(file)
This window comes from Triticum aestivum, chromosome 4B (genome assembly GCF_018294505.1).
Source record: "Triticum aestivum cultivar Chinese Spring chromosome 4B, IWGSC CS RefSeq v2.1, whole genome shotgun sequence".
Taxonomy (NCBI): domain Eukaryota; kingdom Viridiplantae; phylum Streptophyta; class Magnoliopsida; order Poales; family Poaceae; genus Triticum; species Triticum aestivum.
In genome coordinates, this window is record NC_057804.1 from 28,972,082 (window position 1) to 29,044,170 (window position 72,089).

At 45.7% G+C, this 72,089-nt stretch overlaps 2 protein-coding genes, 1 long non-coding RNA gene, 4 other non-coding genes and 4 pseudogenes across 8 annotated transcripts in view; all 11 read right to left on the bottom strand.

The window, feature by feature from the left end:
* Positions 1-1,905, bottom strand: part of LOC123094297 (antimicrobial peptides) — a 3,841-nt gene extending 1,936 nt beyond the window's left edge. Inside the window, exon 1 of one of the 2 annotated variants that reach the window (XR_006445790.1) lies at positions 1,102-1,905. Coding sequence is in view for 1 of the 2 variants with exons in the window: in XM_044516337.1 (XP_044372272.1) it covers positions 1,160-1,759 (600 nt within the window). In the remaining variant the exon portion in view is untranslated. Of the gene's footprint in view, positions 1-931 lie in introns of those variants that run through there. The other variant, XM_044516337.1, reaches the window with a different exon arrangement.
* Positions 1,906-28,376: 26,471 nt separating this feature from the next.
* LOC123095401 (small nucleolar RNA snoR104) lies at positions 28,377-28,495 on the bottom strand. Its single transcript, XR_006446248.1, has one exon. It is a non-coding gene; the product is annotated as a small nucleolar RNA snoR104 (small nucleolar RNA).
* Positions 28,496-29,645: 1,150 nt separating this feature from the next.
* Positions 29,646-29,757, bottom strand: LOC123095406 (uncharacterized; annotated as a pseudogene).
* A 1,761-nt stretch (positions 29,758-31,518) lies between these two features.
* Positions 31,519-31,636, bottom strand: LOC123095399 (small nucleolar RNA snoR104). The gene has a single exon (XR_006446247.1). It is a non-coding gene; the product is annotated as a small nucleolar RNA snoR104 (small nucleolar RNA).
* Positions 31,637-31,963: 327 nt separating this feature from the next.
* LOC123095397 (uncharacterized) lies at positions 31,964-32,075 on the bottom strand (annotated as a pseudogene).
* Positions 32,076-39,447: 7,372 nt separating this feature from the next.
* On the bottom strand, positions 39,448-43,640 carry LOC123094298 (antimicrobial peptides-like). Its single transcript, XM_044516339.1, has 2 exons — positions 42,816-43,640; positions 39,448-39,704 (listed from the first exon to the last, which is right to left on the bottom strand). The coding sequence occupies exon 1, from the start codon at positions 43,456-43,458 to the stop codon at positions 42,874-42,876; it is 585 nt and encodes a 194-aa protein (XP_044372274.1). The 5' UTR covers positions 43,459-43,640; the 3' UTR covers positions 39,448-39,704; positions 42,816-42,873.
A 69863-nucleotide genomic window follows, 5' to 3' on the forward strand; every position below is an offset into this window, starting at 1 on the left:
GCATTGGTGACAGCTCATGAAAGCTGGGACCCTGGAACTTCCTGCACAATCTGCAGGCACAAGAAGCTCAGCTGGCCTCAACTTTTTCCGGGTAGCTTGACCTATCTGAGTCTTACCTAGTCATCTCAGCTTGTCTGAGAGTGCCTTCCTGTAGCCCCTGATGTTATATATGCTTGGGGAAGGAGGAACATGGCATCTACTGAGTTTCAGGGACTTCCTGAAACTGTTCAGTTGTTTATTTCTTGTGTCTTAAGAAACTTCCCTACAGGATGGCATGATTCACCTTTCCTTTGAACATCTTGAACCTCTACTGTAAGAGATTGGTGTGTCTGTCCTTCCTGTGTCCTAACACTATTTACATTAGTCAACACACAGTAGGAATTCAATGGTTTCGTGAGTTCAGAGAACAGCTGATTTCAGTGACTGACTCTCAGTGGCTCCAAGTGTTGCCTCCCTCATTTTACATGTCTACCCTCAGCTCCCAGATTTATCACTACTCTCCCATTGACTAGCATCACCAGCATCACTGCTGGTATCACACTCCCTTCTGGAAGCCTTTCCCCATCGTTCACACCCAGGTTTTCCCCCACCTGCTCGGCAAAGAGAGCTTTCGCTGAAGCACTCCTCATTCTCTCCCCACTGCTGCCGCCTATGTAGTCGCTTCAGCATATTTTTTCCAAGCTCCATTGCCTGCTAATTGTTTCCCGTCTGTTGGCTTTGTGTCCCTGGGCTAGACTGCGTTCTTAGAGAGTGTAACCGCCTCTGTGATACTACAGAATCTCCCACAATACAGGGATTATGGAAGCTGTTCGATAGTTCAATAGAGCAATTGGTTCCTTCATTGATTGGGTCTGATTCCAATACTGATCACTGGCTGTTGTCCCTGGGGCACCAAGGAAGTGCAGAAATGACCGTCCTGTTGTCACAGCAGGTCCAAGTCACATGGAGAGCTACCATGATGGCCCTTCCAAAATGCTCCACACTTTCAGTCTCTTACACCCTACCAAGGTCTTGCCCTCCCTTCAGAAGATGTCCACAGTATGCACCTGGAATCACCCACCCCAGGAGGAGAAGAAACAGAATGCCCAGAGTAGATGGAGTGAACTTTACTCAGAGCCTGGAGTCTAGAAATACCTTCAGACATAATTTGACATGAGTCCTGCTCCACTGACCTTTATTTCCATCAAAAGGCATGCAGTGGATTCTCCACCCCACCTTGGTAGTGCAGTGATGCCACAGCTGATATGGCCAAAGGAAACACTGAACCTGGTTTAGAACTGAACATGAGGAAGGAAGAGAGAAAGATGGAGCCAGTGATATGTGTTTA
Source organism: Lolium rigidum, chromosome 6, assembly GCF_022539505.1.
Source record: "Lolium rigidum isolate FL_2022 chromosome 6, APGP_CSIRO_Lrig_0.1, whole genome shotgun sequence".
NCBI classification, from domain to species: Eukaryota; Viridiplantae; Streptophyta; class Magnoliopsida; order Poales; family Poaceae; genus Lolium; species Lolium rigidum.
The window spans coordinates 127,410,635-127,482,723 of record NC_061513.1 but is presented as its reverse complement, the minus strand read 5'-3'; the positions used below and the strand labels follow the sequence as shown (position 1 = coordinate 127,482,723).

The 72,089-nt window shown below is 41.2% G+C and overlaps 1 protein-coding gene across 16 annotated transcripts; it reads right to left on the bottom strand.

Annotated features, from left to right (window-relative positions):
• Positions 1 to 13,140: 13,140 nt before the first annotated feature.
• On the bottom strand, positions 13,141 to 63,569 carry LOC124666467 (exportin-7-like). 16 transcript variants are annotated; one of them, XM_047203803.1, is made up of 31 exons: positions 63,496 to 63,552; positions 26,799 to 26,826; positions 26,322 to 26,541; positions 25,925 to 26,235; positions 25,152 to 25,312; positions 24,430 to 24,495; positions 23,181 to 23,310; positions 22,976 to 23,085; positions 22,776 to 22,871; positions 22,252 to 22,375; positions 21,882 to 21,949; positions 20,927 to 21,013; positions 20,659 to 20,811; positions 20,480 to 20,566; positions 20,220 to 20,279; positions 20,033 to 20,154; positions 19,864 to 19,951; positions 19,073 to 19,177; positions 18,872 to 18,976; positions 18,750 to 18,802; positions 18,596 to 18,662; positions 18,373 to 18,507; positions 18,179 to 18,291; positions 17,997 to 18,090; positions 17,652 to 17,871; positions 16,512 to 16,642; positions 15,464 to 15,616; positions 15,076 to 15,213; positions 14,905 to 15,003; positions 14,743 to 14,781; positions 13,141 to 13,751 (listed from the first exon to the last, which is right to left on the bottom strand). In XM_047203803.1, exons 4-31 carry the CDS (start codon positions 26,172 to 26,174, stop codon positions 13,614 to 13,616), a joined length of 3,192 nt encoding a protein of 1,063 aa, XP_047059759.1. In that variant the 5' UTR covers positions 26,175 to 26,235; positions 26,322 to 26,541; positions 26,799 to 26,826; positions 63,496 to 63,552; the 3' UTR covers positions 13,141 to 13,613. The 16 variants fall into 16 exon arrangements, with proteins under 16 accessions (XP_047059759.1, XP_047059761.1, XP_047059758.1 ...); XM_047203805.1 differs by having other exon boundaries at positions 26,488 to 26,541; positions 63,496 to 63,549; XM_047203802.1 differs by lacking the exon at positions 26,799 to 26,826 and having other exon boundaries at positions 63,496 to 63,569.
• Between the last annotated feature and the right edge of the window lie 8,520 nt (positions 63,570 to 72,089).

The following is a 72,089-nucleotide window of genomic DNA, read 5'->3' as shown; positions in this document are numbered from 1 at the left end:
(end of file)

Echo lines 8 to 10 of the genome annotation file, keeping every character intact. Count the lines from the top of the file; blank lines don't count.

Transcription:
* Positions 1,906-28,376: 26,471 nt separating this feature from the next.
* LOC123095401 (small nucleolar RNA snoR104) lies at positions 28,377-28,495 on the bottom strand. Its single transcript, XR_006446248.1, has one exon. It is a non-coding gene; the product is annotated as a small nucleolar RNA snoR104 (small nucleolar RNA).
* Positions 28,496-29,645: 1,150 nt separating this feature from the next.